Yet, you keep gently re-focusing on breath.
It's incredibly similar to the process of reestablishing a fundamental behavior in spite of a few failed attempts at doing so. For the beginner at meditating (of which I'm still one), your mind is out of control. Every few seconds it's getting you off course and running down whatever train of thoughts it pleases.
It's reassuring, in a way, because you see: "Okay, my mind is running all over the place, but that's okay." As soon as you realize it, you re-focus on your breath. It happens constantly. As soon as you realize it, you re-focus and keep re-focusing.
The same is true of fundamentals. You try to improve your diet. Fail. As soon as you notice it, you again look to improve and eat better things. Fail again? As soon as you notice it, re-focus on eating well. Fail again? As soon as you notice it, re-focus on eating well.
There's been habits and patterns I've wanted to establish that have taken me literally years. I've had things that frustrated and annoyed me for four years, seven years… I think the longest one I calculated was 11 years before getting it down. (I can't remember which! I'd tell you, if I did… but it's funny, once you permanentize a habit, you tend to forget about how difficult it was to establish… sometimes you even forget that a habit is a habit: I don't think very hard about writing a blog post every day, and don't even consider it a habit any more, for instance.)
VERY QUICK UPDATE ON THE INTERNAL SCORECARD 7 HABITS
Of the 10 habits listed on Internal Scorecard #7, all but three are now well underway: the three laggards are "get off caffeine sooner than later" (I've chosen "later" while getting my diet in order), one hour of writing per day (inconsistent on that one), and "schedule calls in a tight window 7AM to 11AM" (I still have calls spread throughout the day, which will take a while to get away from).
I also re-scoped "one hour of followup in the morning" to "followup with one person" -- this sets the bar much lower and becomes clearable each day. This can then set off a virtuous cycle of doing more, or not. But there's no excuse not to follow up with a single person, so it's happening consistently now.
DALIO OF THE WEEK
"Next, you and the others you need to rely on have to do the tasks that will get you to your goals. Great planners who don’t carry out their plans go nowhere. You need to “push through” to accomplish the goals. This requires the self-discipline to follow the script that is your design. I believe the importance of good work habits is vastly underrated. There are lots of books written about good work habits, so I won’t digress into what I believe is effective. However, it is critical to know each day what you need to do and have the discipline to do it. People with good work habits have to-do lists that are reasonably prioritized, and they make themselves do what needs to be done. By contrast, people with poor work habits almost randomly react to the stuff that comes at them, or they can’t bring themselves to do the things they need to do but don’t like to do (or are unable to do)." -- Ray Dalio, Principles, p34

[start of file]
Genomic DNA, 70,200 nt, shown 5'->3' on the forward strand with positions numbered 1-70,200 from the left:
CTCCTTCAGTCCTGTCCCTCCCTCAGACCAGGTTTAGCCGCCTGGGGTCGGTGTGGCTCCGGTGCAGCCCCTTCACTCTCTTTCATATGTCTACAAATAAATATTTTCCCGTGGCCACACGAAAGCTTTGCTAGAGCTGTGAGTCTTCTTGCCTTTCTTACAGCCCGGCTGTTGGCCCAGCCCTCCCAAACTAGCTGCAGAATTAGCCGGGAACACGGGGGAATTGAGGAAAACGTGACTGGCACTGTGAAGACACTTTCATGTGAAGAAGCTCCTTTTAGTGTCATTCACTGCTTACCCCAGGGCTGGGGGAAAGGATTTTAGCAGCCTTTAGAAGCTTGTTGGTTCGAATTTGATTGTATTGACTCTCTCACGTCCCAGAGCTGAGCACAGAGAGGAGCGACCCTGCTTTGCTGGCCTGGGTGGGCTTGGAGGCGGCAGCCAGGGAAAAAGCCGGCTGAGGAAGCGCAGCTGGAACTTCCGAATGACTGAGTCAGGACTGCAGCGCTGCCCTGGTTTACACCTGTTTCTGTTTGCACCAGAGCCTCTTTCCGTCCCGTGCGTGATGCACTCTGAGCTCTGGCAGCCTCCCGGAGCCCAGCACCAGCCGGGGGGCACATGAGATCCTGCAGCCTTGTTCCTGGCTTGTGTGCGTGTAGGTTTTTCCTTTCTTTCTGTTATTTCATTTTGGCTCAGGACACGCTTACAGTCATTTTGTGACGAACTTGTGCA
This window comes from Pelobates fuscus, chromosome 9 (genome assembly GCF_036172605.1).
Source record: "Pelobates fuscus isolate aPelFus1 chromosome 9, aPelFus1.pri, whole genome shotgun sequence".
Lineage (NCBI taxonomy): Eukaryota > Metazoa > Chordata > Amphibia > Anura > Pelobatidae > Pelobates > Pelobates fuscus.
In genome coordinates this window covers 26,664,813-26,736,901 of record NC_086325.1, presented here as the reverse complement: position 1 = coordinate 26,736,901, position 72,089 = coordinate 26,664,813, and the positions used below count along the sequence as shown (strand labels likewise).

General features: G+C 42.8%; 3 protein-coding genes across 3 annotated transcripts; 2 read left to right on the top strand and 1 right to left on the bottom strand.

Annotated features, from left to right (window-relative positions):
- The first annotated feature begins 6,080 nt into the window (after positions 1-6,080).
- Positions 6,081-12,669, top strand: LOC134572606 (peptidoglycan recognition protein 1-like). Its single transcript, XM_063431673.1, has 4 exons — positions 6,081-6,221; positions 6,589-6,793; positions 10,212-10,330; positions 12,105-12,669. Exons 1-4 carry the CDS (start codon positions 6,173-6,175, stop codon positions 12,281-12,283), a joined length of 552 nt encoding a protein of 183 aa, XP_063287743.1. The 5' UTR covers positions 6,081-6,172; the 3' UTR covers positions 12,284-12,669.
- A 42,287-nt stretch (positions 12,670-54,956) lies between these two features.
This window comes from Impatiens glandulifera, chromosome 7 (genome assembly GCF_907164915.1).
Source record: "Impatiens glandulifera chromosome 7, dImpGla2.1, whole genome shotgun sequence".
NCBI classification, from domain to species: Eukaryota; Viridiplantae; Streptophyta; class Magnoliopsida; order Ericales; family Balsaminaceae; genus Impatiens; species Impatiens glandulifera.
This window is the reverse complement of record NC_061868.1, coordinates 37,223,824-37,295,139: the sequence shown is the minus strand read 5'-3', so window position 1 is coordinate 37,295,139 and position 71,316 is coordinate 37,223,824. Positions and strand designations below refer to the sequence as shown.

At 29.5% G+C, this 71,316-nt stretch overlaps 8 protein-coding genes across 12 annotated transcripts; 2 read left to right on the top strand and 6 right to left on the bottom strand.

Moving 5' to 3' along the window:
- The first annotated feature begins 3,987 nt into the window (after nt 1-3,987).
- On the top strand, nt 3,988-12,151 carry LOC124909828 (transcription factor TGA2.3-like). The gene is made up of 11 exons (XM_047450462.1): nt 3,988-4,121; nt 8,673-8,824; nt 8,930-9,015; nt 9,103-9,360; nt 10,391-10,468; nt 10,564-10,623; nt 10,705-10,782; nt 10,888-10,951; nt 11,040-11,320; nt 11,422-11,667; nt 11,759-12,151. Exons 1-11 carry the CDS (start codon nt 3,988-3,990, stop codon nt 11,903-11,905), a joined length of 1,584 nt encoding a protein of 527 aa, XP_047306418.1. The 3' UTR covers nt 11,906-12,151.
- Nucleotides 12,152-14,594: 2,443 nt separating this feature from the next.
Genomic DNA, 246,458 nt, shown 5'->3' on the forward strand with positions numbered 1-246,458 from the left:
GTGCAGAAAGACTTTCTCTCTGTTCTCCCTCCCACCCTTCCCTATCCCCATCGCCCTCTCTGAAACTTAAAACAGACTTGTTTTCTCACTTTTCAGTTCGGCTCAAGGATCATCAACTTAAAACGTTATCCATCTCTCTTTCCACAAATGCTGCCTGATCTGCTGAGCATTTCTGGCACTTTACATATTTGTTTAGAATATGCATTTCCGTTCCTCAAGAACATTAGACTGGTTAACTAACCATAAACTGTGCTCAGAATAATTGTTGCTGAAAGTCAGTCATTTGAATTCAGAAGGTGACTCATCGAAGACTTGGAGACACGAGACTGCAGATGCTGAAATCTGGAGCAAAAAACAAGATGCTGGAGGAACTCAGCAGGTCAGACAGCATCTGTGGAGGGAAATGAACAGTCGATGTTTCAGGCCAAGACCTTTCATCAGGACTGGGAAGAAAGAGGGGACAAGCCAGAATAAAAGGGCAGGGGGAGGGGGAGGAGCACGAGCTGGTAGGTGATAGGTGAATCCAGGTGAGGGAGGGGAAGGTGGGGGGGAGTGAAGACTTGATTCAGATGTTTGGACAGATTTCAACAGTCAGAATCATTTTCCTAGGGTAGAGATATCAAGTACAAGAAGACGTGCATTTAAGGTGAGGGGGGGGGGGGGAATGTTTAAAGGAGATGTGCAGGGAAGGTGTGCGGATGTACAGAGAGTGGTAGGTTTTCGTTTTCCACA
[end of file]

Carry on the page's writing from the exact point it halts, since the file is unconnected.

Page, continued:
Brief analysis: Good work habits are vastly underrated. Hence, fundamentals. Focus and re-focusing on the fundamentals is incredibly valuable. Going from a "B+" in Work Habits to an "A-" makes everything else you do easier. Getting out of fatigue, eating well, and reaching a good level of physical conditioning is practically a necessity for top performance. Then, prioritization, consistency, measurement, and management. It's absolutely staggering just how inferior creativity and brilliant bursts of effort are to a consistent upward trajectory.
UNTIL NEXT TIME…
Here's hoping the Good Times Keep Rolling, and we can name Internal Scorecard #10 something epic. I hope this rather radical honesty and transparency gives you some useful notes, jumping-off points for yourself or a friend that has magnificently high points and the occasional slump, and many actionable takeaways.
As always, leave a comment! These take a while to write, and I appreciate all feedback tremendously.
I get up early in the morning to meditate which i feel is the ideal time to do. However some or the other things distract my mind and i am unable to meditate. I have tried several things to concentrate on it but have failed. Hence i have opted to do the same in the night after 12, It feels better and i can concentrate more on the meditation rather than other things. I have one question over here how would i come to know whether i have increased the level or how can i increase the meditation level from beginners.
Your Internal Scorecards are amazing. The opportunity to read about your productivity and your perspective in all areas of life really is priceless. Thank you for setting aside some of your time to pass on really awesome information! We all appreciate you so much!
I do have a question about the meditation/mindfulness: when in the day do you do this? Have you experimented with different times? Have you noticed any specific effects (except for possibly the slow increase in control over your mind)?